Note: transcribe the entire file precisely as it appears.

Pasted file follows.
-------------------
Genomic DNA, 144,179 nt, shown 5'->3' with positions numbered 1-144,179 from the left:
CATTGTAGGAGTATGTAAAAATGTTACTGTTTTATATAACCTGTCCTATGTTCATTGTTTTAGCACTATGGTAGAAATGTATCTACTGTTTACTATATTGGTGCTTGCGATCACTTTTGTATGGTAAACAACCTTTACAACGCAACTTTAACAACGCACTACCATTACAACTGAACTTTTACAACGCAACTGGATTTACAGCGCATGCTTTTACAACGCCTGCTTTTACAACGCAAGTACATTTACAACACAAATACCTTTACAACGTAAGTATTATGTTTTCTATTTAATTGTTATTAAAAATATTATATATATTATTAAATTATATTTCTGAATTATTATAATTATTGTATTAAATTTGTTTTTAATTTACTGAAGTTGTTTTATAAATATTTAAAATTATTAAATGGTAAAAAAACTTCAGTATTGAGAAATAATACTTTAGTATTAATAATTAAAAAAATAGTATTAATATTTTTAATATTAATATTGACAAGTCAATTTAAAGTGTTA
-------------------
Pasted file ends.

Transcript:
Genomic DNA, 144,179 nt, shown 5'->3' with positions numbered 1-144,179 from the left:
CATTGTAGGAGTATGTAAAAATGTTACTGTTTTATATAACCTGTCCTATGTTCATTGTTTTAGCACTATGGTAGAAATGTATCTACTGTTTACTATATTGGTGCTTGCGATCACTTTTGTATGGTAAACAACCTTTACAACGCAACTTTAACAACGCACTACCATTACAACTGAACTTTTACAACGCAACTGGATTTACAGCGCATGCTTTTACAACGCCTGCTTTTACAACGCAAGTACATTTACAACACAAATACCTTTACAACGTAAGTATTATGTTTTCTATTTAATTGTTATTAAAAATATTATATATATTATTAAATTATATTTCTGAATTATTATAATTATTGTATTAAATTTGTTTTTAATTTACTGAAGTTGTTTTATAAATATTTAAAATTATTAAATGGTAAAAAAACTTCAGTATTGAGAAATAATACTTTAGTATTAATAATTAAAAAAATAGTATTAATATTTTTAATATTAATATTGACAAGTCAATTTAAAGTGTTA